Main Street named one of North America's 'coolest streets'

When Nigel Pike opened his first restaurant called Habit on Main Street about 10 years ago, he recalled one of his first customers asking if it was safe to park his car on the street right out front.

“I said, uh, sure?” recalled Pike, who now owns the Main Street Brewery and several eateries in the Main Street area, crowned one of the “coolest streets” on the continent by Cushman and Wakefield.

The street landed among the top 15 “coolest streets” in North America, and only one of two in Canada (along with Toronto’s West Queen West).

Main Street, with its independent shops and eateries, was assigned the “up and coming” designation on the study’s “Hip-O-Metre,” which measures an area’s development stage, livability, “retail flavour,” demographics (about 30 per cent under the age of 35), percentage of renters (56) and university graduates (77). It also assessed residential and commercial rents, the latter being $20 to $43 per square foot.

The report noted that the Mt. Pleasant area’s shift from “working class to arts district” started 20 years ago and has been “on steroids” for the past five years, especially at Main and Broadway.

Pike said when he immigrated from England, he gravitated toward Main Street, which at the time was “a little sketchy”.

“We saw the potential evolution of what it was at the time and what it would become. It felt a little more friendly and was different from Vancouver. The people were supportive.”

He said business rents are pushing $40 to $50 per square foot these days, but the independent shops that make it special aren’t being charged more because the buildings they occupy haven’t been upgraded.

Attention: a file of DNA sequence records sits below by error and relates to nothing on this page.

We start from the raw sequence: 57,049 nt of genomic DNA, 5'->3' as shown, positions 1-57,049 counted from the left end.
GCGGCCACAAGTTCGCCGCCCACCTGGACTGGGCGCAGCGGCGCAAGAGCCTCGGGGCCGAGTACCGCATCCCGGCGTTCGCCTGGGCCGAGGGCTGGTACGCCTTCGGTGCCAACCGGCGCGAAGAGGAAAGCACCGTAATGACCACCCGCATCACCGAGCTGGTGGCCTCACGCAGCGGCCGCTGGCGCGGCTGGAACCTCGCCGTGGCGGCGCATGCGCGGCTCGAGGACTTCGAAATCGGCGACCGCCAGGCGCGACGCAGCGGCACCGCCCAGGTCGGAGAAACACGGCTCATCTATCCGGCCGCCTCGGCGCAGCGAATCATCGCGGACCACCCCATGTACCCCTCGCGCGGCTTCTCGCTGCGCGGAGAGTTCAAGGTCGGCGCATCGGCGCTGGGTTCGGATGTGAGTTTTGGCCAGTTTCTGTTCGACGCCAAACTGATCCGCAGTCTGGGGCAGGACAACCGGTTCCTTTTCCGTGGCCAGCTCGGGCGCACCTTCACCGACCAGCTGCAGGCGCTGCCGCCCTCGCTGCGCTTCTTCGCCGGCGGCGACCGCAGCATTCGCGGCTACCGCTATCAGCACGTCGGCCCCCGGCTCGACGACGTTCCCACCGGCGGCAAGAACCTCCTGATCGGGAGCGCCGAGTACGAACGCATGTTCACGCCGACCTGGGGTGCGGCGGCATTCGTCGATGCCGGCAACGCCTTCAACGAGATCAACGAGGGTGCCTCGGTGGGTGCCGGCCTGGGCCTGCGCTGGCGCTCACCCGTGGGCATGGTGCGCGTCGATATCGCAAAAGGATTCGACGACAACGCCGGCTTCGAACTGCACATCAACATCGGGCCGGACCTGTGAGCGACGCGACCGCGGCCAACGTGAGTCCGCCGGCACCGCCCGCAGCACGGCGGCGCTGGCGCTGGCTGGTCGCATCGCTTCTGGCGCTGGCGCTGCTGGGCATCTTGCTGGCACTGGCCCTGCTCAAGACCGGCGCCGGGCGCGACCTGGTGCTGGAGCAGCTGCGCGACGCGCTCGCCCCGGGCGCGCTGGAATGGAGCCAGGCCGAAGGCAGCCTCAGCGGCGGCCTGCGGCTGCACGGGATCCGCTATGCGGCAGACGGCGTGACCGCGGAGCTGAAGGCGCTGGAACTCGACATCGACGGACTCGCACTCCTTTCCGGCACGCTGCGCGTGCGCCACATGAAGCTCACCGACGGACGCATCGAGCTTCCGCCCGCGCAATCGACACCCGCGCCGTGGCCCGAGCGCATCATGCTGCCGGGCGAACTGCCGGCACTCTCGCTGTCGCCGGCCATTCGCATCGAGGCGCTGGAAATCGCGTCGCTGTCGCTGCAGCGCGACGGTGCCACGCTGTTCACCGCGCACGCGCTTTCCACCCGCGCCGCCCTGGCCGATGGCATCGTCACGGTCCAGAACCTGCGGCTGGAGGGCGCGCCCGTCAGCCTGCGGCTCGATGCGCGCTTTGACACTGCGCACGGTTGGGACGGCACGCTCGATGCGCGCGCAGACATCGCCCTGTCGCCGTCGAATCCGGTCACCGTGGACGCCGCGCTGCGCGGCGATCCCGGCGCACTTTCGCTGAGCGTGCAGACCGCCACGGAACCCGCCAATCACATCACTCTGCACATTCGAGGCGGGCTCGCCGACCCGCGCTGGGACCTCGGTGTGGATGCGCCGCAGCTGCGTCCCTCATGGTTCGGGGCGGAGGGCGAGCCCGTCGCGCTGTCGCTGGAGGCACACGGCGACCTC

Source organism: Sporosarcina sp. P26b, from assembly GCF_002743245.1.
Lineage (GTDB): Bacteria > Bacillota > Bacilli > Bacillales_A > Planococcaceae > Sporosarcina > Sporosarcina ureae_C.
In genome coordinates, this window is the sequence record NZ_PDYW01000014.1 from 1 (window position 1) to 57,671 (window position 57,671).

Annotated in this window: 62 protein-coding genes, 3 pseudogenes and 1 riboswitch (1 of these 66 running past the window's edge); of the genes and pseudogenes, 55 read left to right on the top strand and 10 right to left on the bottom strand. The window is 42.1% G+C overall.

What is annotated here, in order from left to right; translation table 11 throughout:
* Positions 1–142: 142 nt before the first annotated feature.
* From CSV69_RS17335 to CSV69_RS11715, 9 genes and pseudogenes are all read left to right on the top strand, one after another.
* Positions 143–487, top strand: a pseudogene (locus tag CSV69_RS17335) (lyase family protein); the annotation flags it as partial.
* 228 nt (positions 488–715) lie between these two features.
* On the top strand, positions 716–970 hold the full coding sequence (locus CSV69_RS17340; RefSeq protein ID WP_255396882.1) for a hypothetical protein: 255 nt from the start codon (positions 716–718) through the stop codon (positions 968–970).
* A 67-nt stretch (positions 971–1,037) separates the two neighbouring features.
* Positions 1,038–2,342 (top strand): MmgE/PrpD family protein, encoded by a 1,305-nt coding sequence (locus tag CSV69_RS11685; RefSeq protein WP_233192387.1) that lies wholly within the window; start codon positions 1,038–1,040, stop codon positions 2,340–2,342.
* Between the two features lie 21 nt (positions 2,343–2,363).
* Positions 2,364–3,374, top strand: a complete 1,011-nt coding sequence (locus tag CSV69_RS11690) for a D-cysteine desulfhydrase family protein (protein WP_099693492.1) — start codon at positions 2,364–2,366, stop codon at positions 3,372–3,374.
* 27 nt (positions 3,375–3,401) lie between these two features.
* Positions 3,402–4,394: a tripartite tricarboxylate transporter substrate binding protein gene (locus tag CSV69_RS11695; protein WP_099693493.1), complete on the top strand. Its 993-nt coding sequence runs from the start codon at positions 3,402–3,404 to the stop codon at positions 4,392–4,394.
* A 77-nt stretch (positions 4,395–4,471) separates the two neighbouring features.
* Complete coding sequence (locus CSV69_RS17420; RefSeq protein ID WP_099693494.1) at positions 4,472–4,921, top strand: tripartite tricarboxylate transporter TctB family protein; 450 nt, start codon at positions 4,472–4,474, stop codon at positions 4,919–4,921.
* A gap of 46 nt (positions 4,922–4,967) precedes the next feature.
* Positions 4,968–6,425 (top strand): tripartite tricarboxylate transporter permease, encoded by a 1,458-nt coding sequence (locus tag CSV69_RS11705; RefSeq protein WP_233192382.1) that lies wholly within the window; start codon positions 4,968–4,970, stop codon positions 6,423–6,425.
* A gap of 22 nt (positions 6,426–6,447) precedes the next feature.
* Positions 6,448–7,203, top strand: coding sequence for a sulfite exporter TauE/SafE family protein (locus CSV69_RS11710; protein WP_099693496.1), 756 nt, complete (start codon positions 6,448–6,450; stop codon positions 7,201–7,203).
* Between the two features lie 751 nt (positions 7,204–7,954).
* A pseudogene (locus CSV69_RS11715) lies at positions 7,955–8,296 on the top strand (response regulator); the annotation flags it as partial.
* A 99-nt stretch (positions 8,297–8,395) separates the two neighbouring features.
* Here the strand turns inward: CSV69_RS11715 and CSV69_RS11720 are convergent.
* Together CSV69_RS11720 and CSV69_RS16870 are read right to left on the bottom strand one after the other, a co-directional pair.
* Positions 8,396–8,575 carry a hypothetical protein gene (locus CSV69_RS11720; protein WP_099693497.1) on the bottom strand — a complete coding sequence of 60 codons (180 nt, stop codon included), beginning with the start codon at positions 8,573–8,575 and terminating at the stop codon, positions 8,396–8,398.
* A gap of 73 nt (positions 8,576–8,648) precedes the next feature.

“It’s definitely not like Robson Street,” said Pike.

He was told before setting up the first of several restaurants 10 years ago that census figures showed 50 per cent of the population was between 30 and 50 years old, “a great demographic for restaurants.”

“It’s always been a neighbourhood with heart because of its selection of eclectic and novel shops,” said Lynn Warwick of the Mt. Pleasant Business Improvement Association.

The transformation was relatively swift and she could recall in 1997 “it was hard to find something to eat” in the area.

Mainstream recognition can be the kiss of death for hipster hangouts, and Mike Wiebe, owner of the restaurant 8 1/2 and member of the MPBIA as well as Vancouver Park Board commissioner, said he worries that Main Street could become another 4th Avenue in Kitsilano, which he said has lost its charm with development.

“We welcome the accolades, but it’s worrying for people who live here because we don’t want to see it change,” he said. “The small artists’ shops and the restaurants with 20, 30 or 40 seats is what makes it special. People do cherish their hidden gems, and suddenly they’re not so hidden.”

He said the BIA is encouraging developers to keep square footage of new buildings small. Local businesses are posting signs reminding customers of the heritage of the 100-year-old neighbourhood, and current locals like to talk about the history of previous owners and tenants to keep their stories alive.

When one hip street becomes mainstream, another usually takes its place. But right now, there are no obvious successors to Main, said Pike.

“Maybe Victoria or Fraser streets,” he said. “But property is hard to find there. I looked. Where Kingsway hits Fraser is where some places are opening up.”

Other “cool” Canadian streets mentioned in the study included: Kensington Village and Distillery Historic District, both in Toronto; The Plateau, Mile End, Little Italy in Montreal; Westboro, Hintonburg in Ottawa; and Old Strathcona/Whyte Avenue in Edmonton.

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